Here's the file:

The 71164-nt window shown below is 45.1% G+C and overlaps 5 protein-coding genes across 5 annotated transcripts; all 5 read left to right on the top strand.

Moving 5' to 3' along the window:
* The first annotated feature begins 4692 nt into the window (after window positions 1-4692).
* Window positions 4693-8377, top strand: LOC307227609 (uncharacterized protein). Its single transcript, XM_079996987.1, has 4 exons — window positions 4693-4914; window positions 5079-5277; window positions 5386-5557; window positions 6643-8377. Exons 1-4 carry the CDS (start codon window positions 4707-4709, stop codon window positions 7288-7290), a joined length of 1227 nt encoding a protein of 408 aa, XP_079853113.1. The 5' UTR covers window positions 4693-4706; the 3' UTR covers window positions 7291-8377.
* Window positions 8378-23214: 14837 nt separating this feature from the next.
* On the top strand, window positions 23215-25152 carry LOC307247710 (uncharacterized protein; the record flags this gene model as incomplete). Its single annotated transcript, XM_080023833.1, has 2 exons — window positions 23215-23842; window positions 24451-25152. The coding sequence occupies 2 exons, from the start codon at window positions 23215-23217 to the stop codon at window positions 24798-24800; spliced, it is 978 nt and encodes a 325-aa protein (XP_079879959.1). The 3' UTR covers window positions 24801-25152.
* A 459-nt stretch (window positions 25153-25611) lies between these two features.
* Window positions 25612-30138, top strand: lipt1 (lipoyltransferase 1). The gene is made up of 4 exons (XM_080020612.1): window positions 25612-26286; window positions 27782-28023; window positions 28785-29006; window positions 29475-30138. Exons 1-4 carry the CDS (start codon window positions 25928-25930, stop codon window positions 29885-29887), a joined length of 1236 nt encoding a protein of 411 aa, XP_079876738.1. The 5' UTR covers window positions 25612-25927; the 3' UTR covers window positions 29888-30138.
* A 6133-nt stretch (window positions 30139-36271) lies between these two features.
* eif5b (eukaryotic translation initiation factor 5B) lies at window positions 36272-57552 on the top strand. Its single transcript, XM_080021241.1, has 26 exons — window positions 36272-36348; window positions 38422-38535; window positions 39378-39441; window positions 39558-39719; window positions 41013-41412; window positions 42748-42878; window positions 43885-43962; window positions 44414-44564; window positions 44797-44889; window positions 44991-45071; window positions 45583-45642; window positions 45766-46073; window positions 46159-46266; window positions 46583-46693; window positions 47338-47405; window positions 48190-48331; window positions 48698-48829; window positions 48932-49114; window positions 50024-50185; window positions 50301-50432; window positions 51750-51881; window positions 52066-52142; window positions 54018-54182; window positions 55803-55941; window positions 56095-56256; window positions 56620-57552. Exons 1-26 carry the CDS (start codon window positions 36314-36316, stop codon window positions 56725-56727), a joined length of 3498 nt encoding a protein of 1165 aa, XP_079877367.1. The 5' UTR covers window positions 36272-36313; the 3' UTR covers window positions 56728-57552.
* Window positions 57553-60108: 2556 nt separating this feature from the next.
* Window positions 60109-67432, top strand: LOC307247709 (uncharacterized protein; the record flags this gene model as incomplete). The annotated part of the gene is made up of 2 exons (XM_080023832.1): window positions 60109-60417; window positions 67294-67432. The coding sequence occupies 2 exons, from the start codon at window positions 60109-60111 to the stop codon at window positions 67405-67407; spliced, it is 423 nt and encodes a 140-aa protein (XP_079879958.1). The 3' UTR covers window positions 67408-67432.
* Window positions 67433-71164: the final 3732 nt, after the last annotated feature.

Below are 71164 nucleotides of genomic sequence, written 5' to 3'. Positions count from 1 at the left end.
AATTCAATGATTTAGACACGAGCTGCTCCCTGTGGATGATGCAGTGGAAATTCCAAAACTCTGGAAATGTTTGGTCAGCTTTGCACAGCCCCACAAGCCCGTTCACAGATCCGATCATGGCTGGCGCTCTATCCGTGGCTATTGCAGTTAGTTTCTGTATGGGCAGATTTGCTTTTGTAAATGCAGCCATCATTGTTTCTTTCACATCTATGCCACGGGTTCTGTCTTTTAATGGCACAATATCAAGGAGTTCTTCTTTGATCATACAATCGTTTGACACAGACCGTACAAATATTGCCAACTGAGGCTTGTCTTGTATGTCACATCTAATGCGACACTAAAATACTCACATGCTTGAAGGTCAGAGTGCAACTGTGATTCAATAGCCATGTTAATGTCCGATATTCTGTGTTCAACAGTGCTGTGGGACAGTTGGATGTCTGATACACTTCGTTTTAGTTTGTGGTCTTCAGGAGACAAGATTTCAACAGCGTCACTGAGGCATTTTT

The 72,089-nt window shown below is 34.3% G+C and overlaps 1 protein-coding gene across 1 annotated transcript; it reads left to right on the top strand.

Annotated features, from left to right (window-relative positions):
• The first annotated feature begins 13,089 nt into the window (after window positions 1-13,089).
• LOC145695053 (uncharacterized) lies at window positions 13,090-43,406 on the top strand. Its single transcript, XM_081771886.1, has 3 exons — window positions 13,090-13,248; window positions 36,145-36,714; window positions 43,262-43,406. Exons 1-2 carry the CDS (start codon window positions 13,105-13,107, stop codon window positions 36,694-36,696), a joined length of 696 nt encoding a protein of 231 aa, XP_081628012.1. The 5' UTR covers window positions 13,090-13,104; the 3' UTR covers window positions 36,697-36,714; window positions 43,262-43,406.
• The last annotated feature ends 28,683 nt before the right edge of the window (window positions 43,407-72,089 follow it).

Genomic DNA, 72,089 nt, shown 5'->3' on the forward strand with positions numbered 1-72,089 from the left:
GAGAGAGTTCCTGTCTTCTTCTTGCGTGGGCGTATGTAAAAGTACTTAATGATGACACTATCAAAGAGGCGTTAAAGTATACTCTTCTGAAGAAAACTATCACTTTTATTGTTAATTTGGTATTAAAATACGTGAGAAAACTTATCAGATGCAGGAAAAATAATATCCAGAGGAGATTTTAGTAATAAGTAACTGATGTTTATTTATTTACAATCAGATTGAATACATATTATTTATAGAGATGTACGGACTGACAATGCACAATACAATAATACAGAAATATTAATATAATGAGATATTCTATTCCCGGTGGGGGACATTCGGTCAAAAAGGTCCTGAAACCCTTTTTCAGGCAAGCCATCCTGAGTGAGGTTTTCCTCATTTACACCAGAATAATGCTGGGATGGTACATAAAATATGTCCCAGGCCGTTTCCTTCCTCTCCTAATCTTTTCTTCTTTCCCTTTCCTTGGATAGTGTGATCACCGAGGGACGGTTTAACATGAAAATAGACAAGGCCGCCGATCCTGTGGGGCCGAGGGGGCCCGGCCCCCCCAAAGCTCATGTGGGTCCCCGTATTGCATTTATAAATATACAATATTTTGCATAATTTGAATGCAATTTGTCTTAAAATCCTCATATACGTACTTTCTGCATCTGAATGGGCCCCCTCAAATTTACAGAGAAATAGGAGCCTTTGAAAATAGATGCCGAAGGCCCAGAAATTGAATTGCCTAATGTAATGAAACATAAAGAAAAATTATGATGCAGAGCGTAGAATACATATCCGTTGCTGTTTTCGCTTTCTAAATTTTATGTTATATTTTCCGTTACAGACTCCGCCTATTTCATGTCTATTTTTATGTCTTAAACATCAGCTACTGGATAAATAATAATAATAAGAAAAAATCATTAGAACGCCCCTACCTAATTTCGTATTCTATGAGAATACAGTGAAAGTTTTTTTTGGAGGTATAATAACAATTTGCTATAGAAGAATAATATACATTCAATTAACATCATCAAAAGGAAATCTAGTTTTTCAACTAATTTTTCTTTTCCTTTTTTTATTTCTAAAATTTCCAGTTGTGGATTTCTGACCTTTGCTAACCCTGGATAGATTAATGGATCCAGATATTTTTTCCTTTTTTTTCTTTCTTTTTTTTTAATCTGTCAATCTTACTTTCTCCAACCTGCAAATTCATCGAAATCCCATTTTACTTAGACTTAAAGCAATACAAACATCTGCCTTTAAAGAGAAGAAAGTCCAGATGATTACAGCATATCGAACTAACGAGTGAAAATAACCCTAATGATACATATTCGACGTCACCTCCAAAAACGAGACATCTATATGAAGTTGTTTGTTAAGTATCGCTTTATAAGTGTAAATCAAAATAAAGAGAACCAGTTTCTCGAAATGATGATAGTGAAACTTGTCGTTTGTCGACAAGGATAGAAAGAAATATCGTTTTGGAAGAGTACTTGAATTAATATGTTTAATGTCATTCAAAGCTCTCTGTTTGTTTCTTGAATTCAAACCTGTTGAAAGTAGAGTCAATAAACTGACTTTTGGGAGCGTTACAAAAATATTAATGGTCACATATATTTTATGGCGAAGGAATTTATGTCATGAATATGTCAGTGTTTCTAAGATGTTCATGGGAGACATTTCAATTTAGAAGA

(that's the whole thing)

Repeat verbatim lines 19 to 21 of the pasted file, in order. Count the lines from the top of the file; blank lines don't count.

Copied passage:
• LOC145695053 (uncharacterized) lies at window positions 13,090-43,406 on the top strand. Its single transcript, XM_081771886.1, has 3 exons — window positions 13,090-13,248; window positions 36,145-36,714; window positions 43,262-43,406. Exons 1-2 carry the CDS (start codon window positions 13,105-13,107, stop codon window positions 36,694-36,696), a joined length of 696 nt encoding a protein of 231 aa, XP_081628012.1. The 5' UTR covers window positions 13,090-13,104; the 3' UTR covers window positions 36,697-36,714; window positions 43,262-43,406.
• The last annotated feature ends 28,683 nt before the right edge of the window (window positions 43,407-72,089 follow it).

Genomic DNA, 72,089 nt, shown 5'->3' on the forward strand with positions numbered 1-72,089 from the left: